Driving test for autonomous vehicles?

12.00 | 27 April 2016 |

A new report is calling for ‘driving tests’ for autonomous vehicles, to ensure they comply with the various road rules and safety requirements across all 28 EU member states.

The report, ‘Prioritising the Safety Potential of Automated Driving in Europe’, was published yesterday (26 April) by the European Transport Safety Council (ETSC).

Antonio Avenoso, executive director of the ETSC, says that while automated vehicles are already starting to appear on Europe’s roads, regulators are “stuck in the slow lane”.

It recommends a revision of the EU type approval regime to ensure that automated vehicles comply with legal and safety requirements in all member states.

Autonomous vehicles are big business across the globe. The UK Government has repeatedly expressed its determination to take the lead in this area and in recent months has confirmed UK trials for driverless lorries, while also announcing a further £20m of investment into autonomous vehicle technology.

The ETSC says a major challenge for manufacturers of autonomous cars for use in Europe is making sure they are capable of following national road rules in all 28 EU countries – ‘hence the need for a comprehensive ‘driving test’ to independently verify that vehicles will operate safely under all conditions’.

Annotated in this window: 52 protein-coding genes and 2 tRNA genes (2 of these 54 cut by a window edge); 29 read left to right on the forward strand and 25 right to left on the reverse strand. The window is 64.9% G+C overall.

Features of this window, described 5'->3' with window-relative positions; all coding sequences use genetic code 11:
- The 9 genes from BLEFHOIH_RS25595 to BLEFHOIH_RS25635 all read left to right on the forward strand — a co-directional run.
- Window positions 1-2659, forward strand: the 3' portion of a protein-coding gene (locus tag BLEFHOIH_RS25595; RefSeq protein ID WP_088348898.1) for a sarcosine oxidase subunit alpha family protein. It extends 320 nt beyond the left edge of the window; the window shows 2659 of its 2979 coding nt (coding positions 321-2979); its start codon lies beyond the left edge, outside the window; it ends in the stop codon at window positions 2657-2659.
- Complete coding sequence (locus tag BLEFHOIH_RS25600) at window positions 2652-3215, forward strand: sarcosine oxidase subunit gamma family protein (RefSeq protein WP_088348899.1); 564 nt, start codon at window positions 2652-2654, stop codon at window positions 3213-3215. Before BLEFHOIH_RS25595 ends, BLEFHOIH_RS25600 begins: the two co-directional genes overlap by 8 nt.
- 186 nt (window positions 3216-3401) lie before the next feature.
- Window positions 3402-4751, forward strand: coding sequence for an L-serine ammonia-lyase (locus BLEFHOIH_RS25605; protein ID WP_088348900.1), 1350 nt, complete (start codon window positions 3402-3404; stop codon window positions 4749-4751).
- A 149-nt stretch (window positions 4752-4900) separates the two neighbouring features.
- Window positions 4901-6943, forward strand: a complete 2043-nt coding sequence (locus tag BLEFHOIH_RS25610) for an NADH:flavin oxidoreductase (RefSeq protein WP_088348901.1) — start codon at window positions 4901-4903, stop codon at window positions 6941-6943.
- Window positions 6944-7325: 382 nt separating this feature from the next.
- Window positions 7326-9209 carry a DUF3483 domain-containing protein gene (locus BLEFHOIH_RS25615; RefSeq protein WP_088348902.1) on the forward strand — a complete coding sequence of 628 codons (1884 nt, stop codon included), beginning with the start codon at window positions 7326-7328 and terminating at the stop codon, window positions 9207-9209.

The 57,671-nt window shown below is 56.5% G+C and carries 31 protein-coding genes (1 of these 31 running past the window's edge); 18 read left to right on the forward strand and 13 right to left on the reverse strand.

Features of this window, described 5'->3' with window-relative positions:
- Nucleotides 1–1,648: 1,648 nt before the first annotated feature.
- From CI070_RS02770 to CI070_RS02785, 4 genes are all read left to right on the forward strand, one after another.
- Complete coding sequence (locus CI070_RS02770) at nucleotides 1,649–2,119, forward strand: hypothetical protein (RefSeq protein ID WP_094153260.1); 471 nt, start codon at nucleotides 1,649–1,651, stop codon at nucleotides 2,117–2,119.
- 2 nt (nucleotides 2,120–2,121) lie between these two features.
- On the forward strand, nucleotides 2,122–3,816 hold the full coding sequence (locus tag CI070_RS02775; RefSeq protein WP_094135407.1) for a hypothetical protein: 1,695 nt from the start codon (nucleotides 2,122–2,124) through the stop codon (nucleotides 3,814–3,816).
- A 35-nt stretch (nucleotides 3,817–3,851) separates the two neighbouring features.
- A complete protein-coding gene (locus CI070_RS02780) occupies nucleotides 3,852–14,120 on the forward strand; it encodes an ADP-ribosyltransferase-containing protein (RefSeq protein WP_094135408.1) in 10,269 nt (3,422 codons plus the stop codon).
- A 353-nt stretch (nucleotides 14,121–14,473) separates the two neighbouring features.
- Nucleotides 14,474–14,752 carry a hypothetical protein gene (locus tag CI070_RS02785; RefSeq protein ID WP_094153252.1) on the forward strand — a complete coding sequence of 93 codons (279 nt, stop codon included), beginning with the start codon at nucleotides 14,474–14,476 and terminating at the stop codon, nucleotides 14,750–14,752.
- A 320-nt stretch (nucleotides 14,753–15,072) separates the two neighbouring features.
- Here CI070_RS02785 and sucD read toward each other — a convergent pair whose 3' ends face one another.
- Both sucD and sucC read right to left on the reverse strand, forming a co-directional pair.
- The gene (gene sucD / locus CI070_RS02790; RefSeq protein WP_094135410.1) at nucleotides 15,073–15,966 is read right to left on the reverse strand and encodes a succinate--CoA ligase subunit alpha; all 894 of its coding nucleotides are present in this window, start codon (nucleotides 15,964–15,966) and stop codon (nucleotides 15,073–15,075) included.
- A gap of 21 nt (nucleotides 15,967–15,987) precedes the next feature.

Antonio Avenoso said: “It is crucial that we get a much greater understanding of what the real world safety benefits would be, and what new risks would be introduced before these vehicles are put on sale.”

The ETSC is also calling on the EU to introduce mandatory installation of ‘effective and proven driver assistance systems’ in all new cars.

The report says: “Automated driving technologies are already preventing collisions and deaths.

“Electronic Stability Control (ESC) is now mandatory on all new cars sold in Europe. Automated Emergency Braking (AEB), Intelligent Speed Assistance (ISA) and lane keeping systems are increasingly commonplace.

“All these systems use technology to compensate, to some extent, for human error, taking some control away from the driver under certain circumstances.”



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